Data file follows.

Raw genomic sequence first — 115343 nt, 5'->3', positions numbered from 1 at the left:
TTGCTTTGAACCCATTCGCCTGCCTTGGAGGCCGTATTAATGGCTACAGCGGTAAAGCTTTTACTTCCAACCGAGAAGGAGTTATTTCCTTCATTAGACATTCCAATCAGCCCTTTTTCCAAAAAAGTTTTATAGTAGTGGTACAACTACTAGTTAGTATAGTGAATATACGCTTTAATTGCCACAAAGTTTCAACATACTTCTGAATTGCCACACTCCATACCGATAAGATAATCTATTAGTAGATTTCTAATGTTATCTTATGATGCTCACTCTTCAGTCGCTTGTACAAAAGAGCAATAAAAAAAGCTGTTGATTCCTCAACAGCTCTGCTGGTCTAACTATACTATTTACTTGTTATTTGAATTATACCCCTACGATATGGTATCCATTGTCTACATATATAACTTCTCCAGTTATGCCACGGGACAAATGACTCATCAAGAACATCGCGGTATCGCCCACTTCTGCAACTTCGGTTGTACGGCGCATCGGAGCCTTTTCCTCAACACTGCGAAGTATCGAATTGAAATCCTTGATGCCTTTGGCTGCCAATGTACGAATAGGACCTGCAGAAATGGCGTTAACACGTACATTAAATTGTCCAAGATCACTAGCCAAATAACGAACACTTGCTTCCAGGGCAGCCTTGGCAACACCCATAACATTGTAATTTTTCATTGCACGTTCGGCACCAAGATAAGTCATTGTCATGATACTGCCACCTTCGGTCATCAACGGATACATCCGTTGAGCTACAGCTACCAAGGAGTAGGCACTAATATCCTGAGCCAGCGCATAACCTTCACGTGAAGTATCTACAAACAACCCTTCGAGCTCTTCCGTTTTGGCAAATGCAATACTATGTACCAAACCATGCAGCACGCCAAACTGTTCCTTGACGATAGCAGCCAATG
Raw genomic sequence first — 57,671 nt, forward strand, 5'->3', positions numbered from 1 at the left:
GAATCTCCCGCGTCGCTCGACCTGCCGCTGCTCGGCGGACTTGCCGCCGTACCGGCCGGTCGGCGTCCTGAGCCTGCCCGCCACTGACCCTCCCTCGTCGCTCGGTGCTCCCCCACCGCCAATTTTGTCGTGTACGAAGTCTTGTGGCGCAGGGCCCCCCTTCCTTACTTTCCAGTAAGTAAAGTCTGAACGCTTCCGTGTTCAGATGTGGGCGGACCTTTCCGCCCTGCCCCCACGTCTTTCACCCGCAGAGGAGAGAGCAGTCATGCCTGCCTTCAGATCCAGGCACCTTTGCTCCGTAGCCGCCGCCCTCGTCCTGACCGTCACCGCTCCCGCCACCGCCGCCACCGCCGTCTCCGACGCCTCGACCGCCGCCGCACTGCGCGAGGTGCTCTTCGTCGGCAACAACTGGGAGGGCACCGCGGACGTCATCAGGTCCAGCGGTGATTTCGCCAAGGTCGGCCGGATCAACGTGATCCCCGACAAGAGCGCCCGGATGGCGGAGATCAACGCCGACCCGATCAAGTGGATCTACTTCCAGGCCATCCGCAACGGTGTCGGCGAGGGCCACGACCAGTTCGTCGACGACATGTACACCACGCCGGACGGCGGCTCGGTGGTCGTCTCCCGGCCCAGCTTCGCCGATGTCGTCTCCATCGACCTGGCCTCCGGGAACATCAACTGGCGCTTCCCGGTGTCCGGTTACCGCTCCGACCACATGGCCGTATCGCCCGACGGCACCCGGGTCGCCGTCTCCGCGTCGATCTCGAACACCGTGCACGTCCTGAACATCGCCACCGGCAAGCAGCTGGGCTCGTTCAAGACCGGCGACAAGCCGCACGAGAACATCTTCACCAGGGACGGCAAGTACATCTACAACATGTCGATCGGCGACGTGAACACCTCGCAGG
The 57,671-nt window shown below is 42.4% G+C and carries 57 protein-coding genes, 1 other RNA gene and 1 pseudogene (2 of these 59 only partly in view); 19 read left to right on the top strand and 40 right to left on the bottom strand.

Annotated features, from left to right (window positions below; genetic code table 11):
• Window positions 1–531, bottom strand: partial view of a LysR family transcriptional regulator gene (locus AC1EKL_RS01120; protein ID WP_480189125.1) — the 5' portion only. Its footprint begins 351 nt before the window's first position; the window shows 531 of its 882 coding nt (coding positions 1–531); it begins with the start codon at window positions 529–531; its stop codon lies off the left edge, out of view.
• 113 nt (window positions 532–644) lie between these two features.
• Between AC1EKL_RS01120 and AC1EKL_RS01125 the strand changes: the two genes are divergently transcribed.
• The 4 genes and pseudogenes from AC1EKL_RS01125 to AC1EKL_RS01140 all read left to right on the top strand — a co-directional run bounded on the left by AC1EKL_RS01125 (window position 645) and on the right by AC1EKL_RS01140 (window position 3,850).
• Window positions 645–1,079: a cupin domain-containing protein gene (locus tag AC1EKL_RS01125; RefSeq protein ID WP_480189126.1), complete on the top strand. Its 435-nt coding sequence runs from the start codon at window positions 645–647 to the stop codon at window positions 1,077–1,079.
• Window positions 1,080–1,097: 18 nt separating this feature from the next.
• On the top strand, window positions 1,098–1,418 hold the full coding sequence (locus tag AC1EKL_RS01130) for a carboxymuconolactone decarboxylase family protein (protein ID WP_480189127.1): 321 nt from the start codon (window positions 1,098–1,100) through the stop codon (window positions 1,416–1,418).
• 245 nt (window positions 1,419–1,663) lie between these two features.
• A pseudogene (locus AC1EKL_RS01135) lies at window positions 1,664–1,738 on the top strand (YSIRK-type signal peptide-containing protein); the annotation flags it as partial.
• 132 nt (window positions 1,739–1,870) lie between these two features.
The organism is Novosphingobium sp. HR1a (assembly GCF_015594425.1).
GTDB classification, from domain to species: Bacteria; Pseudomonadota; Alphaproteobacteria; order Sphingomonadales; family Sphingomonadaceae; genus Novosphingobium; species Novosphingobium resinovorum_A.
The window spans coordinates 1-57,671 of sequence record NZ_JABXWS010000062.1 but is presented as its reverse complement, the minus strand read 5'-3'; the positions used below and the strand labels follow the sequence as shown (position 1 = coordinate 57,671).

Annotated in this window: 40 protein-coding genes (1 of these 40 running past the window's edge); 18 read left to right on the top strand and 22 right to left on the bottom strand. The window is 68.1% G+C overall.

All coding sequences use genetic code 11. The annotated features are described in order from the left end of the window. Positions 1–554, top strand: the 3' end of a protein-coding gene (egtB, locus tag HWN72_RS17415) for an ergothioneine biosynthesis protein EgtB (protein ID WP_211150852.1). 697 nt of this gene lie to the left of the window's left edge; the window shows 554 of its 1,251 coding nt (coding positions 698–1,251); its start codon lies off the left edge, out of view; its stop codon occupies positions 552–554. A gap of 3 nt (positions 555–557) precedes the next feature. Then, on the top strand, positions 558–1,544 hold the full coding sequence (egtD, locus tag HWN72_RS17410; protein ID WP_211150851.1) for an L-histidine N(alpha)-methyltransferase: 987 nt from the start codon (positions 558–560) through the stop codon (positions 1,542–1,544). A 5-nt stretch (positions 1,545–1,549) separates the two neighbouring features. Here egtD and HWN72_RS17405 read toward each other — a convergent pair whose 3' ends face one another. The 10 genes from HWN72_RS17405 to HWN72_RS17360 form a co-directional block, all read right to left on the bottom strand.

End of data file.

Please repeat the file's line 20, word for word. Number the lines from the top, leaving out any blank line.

Annotated in this window: 40 protein-coding genes (1 of these 40 running past the window's edge); 18 read left to right on the top strand and 22 right to left on the bottom strand. The window is 68.1% G+C overall.